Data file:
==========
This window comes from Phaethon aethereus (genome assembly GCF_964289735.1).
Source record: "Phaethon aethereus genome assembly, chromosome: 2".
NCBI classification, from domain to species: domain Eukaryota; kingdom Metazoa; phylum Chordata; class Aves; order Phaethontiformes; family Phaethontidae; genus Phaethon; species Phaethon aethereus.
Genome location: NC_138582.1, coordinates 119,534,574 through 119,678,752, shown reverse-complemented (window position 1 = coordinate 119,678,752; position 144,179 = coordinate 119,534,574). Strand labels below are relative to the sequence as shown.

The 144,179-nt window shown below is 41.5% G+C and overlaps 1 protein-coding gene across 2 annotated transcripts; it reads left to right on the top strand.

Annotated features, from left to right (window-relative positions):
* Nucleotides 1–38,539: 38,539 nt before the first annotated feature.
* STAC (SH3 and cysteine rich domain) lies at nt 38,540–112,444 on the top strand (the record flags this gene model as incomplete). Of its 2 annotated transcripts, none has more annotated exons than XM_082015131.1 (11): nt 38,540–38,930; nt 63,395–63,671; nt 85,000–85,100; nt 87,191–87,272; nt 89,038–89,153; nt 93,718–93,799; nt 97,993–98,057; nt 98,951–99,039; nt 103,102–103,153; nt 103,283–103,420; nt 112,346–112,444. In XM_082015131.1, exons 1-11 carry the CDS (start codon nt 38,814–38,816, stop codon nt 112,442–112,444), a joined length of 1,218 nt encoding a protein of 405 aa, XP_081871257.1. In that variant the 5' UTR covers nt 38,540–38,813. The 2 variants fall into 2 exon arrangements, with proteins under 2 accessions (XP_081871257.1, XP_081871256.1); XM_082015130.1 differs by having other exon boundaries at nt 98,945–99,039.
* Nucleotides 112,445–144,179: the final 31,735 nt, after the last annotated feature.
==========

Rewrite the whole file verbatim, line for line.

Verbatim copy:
This window comes from Phaethon aethereus (genome assembly GCF_964289735.1).
Source record: "Phaethon aethereus genome assembly, chromosome: 2".
NCBI classification, from domain to species: domain Eukaryota; kingdom Metazoa; phylum Chordata; class Aves; order Phaethontiformes; family Phaethontidae; genus Phaethon; species Phaethon aethereus.
Genome location: NC_138582.1, coordinates 119,534,574 through 119,678,752, shown reverse-complemented (window position 1 = coordinate 119,678,752; position 144,179 = coordinate 119,534,574). Strand labels below are relative to the sequence as shown.

The 144,179-nt window shown below is 41.5% G+C and overlaps 1 protein-coding gene across 2 annotated transcripts; it reads left to right on the top strand.

Annotated features, from left to right (window-relative positions):
* Nucleotides 1–38,539: 38,539 nt before the first annotated feature.
* STAC (SH3 and cysteine rich domain) lies at nt 38,540–112,444 on the top strand (the record flags this gene model as incomplete). Of its 2 annotated transcripts, none has more annotated exons than XM_082015131.1 (11): nt 38,540–38,930; nt 63,395–63,671; nt 85,000–85,100; nt 87,191–87,272; nt 89,038–89,153; nt 93,718–93,799; nt 97,993–98,057; nt 98,951–99,039; nt 103,102–103,153; nt 103,283–103,420; nt 112,346–112,444. In XM_082015131.1, exons 1-11 carry the CDS (start codon nt 38,814–38,816, stop codon nt 112,442–112,444), a joined length of 1,218 nt encoding a protein of 405 aa, XP_081871257.1. In that variant the 5' UTR covers nt 38,540–38,813. The 2 variants fall into 2 exon arrangements, with proteins under 2 accessions (XP_081871257.1, XP_081871256.1); XM_082015130.1 differs by having other exon boundaries at nt 98,945–99,039.
* Nucleotides 112,445–144,179: the final 31,735 nt, after the last annotated feature.